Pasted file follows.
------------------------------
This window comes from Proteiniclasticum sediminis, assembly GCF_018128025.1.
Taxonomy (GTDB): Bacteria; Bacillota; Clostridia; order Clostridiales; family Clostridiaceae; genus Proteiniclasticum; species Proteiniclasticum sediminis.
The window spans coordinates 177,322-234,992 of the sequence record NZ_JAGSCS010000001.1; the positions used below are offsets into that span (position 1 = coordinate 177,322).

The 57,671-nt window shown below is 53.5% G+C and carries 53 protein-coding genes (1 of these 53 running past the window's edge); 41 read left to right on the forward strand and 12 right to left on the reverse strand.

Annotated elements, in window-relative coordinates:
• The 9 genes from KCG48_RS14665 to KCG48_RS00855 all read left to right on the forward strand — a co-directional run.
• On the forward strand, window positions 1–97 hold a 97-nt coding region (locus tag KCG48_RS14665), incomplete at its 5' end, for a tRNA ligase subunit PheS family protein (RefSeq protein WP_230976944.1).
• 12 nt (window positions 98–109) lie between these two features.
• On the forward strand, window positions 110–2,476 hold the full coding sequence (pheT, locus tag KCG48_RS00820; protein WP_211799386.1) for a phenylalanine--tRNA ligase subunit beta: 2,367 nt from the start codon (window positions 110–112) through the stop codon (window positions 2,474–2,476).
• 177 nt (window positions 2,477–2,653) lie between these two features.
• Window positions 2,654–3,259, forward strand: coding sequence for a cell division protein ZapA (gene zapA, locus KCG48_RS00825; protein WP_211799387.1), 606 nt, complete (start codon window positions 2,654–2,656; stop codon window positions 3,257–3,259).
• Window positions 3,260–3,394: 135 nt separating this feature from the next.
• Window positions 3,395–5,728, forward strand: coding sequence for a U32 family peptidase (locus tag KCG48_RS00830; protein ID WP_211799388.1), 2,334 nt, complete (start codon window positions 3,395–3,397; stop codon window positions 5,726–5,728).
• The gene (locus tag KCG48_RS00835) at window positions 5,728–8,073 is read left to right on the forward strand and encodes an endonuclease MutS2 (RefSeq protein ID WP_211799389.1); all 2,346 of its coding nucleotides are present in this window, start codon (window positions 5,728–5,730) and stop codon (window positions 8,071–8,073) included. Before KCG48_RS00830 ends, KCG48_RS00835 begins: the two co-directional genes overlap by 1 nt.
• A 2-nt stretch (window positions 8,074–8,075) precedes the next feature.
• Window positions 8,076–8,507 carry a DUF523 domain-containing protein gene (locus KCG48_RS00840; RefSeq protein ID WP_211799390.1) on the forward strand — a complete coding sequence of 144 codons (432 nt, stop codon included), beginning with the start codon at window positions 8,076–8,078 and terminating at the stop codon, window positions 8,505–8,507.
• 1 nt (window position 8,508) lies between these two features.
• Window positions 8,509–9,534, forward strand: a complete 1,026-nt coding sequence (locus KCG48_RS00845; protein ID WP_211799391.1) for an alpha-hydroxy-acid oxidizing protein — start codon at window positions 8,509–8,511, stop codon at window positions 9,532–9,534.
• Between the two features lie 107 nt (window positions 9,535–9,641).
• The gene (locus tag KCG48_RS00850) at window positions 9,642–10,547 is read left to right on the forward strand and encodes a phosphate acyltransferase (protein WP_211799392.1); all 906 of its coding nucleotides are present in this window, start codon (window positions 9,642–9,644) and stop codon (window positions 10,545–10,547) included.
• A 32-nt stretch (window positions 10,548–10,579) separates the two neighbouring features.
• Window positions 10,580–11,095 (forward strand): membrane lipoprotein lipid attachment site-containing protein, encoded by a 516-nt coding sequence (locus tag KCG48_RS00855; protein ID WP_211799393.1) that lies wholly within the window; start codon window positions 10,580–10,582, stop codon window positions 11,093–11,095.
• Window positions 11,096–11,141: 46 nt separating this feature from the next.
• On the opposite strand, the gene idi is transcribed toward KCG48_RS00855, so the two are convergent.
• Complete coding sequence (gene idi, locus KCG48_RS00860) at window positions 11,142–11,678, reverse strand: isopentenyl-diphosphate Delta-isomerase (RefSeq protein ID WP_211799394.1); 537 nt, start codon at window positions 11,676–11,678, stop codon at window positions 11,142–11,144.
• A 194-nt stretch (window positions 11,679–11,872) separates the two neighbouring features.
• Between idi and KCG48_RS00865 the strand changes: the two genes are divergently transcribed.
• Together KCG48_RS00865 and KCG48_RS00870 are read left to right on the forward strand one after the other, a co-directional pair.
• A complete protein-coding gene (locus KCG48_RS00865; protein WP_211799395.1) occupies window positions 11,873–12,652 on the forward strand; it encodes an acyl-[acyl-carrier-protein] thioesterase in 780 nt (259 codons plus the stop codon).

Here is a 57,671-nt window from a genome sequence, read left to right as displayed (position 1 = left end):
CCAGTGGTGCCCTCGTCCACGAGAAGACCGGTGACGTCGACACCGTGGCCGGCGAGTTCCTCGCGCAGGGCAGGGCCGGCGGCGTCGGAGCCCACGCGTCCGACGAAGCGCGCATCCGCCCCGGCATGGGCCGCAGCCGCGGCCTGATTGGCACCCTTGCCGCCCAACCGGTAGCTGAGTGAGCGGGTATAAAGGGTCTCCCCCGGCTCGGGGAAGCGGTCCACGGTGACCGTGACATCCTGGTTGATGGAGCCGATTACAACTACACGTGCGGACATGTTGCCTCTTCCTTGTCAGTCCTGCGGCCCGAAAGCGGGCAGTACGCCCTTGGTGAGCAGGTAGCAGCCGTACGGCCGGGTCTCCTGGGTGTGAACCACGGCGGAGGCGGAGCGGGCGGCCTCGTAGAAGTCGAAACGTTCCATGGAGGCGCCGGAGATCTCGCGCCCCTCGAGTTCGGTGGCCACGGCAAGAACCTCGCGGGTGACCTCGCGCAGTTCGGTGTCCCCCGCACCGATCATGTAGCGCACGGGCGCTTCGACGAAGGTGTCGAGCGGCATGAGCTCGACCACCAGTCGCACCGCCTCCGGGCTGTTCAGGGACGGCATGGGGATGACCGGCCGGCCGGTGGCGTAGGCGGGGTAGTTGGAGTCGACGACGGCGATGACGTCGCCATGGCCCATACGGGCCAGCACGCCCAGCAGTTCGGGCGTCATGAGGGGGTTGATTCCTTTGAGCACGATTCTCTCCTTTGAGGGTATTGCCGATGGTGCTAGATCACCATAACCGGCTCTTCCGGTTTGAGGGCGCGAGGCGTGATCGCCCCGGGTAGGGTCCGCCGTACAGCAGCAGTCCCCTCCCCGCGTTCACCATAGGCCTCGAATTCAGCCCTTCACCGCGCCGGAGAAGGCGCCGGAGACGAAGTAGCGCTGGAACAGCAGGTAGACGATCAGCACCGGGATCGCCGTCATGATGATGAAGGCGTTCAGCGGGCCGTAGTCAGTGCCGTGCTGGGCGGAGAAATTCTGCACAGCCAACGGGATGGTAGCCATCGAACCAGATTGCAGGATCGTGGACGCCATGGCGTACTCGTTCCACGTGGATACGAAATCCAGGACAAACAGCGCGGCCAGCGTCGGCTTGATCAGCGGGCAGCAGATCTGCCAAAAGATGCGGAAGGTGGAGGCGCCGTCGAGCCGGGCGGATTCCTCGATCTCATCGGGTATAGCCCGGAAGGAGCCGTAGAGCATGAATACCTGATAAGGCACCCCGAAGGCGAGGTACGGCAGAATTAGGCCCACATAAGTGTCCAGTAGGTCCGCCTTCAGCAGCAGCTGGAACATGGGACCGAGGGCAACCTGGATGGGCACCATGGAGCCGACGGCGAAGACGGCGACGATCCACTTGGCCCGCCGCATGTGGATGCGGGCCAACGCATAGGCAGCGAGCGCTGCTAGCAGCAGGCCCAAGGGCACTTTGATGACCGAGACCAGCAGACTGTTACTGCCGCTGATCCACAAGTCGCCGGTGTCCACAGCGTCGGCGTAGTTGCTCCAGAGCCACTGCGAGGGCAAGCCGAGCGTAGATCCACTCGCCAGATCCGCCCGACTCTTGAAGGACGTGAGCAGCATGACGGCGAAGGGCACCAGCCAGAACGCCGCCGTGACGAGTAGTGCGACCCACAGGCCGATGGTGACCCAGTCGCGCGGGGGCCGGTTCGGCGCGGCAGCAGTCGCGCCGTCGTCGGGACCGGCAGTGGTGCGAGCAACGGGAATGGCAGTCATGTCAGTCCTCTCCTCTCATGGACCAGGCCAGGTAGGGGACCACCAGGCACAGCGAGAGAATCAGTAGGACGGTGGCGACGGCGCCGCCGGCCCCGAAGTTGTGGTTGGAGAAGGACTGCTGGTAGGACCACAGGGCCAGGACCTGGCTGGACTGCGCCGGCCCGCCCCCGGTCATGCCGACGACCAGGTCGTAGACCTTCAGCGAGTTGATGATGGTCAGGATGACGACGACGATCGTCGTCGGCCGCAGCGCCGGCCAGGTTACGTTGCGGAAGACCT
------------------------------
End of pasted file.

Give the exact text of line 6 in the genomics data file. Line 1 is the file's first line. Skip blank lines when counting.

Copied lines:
• The 9 genes from KCG48_RS14665 to KCG48_RS00855 all read left to right on the forward strand — a co-directional run.